(CNN) – Water in a key California reservoir will fall so low this summer that its hydroelectric power plant will be forced to shut down for the first time, officials said Thursday, straining the state’s already-taxed electric grid.
An unrelenting drought and record heat, both worsened by the changing climate, have pushed the water supply at Northern California’s Lake Oroville to deplete rapidly. As a result of the “alarming levels,” officials will likely be forced to close the Edward Hyatt Power Plant for the first time since it opened in 1967, California Energy Commission spokesperson Lindsay Buckley told CNN.
The water in Lake Oroville — the state’s second-largest reservoir — is pumped through underground facilities to generate electricity, which can power up to 800,000 homes when operating at full capacity. While the water level in the reservoir is currently hovering around 700 feet above sea level, if it continues to fall at the currently projected rate to 640 feet there will not be enough water to continue operating the Hyatt plant in two to three months, coinciding with the typical peak of the summer heat and wildfire season.
“If lake levels fall below those elevations later this summer, DWR will, for the first time, cease generation at the Hyatt power plant due to lack of sufficient water to turn the plant’s electrical generation turbines,” said Liza Whitmore, Public Information Officer of DWR’s Oroville Field Division. FULL REPORT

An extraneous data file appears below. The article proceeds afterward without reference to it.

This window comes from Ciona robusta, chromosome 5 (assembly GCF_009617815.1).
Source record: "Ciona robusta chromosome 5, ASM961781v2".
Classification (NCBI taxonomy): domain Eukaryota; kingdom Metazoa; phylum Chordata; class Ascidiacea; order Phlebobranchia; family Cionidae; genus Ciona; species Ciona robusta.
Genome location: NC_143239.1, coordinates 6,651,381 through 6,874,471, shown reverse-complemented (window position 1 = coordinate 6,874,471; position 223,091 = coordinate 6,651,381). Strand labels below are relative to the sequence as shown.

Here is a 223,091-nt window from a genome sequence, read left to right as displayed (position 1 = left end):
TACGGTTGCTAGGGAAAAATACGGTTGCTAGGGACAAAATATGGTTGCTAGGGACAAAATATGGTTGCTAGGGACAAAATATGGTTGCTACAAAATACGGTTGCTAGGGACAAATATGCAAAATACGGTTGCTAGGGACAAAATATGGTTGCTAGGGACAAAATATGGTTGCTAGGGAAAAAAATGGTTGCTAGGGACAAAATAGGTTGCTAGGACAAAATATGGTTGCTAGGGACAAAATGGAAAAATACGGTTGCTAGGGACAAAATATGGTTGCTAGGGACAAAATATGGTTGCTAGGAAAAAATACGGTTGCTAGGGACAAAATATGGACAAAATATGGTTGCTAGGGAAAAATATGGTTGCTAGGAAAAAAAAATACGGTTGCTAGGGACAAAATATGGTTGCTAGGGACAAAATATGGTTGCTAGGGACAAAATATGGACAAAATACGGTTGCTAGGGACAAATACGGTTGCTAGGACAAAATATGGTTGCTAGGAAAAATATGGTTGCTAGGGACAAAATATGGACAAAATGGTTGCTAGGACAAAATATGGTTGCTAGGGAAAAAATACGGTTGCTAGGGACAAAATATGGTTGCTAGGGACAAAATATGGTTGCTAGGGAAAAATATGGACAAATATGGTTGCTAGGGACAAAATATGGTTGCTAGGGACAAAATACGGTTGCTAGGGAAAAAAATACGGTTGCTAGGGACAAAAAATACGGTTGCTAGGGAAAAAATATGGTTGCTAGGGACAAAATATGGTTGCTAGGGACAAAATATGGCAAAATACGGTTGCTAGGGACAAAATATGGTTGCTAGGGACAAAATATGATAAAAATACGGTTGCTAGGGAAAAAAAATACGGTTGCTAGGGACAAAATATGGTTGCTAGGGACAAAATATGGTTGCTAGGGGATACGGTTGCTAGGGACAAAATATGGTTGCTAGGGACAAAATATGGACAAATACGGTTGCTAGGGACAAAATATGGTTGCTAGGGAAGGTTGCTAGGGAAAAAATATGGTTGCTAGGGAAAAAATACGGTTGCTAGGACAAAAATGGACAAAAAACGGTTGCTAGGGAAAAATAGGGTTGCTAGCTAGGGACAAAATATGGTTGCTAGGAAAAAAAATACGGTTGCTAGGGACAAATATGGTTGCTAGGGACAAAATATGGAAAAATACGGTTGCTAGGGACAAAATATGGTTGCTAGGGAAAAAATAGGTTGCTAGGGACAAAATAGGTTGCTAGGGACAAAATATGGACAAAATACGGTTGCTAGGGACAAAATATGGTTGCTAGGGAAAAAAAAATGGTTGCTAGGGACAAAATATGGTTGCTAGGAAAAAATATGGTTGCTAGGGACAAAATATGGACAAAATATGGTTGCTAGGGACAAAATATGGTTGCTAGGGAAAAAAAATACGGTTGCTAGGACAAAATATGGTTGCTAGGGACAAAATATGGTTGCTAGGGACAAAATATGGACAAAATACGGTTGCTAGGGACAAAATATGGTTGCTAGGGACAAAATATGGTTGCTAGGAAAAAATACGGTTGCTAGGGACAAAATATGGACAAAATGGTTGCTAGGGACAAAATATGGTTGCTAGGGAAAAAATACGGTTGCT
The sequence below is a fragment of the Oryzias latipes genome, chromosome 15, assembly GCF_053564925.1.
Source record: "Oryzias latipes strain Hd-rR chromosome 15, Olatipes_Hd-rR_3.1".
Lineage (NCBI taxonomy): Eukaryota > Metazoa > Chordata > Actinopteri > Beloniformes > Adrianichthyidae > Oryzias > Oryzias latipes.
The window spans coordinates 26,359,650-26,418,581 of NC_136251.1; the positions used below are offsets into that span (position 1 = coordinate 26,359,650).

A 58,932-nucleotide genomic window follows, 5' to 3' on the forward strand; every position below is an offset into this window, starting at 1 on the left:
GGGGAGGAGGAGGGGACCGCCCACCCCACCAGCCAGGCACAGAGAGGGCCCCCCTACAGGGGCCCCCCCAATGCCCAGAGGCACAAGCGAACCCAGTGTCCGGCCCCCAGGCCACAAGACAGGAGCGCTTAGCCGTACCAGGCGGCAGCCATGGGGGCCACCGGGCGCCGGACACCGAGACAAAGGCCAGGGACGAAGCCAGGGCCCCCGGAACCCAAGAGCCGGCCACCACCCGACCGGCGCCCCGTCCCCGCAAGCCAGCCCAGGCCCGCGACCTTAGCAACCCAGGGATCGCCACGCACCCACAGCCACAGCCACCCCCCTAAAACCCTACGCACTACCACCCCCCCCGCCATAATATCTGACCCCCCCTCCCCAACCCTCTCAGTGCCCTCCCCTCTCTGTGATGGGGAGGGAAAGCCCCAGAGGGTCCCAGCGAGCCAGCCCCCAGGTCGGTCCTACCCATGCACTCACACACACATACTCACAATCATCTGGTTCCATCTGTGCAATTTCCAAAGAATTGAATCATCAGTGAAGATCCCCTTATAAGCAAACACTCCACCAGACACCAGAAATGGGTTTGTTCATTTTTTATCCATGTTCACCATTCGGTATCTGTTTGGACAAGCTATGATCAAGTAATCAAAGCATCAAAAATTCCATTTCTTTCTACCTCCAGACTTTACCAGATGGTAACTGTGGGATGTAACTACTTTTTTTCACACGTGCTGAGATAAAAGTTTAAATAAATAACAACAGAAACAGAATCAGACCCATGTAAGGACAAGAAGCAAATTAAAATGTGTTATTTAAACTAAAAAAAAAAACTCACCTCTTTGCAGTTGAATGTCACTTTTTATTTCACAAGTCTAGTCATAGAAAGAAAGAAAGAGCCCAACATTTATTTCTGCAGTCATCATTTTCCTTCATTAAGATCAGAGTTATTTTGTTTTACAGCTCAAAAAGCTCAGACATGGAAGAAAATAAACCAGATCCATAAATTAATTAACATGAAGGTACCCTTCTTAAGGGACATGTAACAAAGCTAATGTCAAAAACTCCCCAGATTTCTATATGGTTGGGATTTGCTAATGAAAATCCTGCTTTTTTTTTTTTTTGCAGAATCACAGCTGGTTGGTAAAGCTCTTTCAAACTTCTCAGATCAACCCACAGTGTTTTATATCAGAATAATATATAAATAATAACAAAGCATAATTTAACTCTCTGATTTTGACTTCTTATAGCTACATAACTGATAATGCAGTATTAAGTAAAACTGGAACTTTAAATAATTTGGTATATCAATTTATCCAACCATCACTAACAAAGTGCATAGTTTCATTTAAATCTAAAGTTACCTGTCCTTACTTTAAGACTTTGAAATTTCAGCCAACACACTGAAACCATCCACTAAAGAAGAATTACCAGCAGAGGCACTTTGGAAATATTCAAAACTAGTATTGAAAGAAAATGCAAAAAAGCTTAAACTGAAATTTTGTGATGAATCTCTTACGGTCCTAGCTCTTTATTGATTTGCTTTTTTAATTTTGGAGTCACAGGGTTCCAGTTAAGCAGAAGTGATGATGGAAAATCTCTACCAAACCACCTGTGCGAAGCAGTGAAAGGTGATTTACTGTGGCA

Meanwhile, Salvador Parra, the manager of Burford Ranch in California’s Central Valley agricultural breadbasket, is worried about the lack of water. California’s worst drought since 1977 has forced Parra to leave fallow 2,000 of his 6,000 acres and dig deep for water to save the crops already planted.
“There’s not very much being grown out there, just because there’s no water. There’s literally no water,” said Parra. In a good year, the ranch grows everything from garlic, onions, tomatoes, and alfalfa to cotton. This year, Parra needs emergency water sources just to bring a reduced crop to harvest.
One well he is depending on is 800 feet (244 m) deep “and we’re having to pump it all the way up to the surface so that we can irrigate our crops.” The pipe system is costing the ranch thousands of dollars, but other options are just out of reach, Parra said. He said the water that is available, called supplemental water, is very expensive – $2,000 an acre-foot versus the regular price of $200-$250 an acre-foot. “So, ten times the cost. We can’t afford it.” READ MORE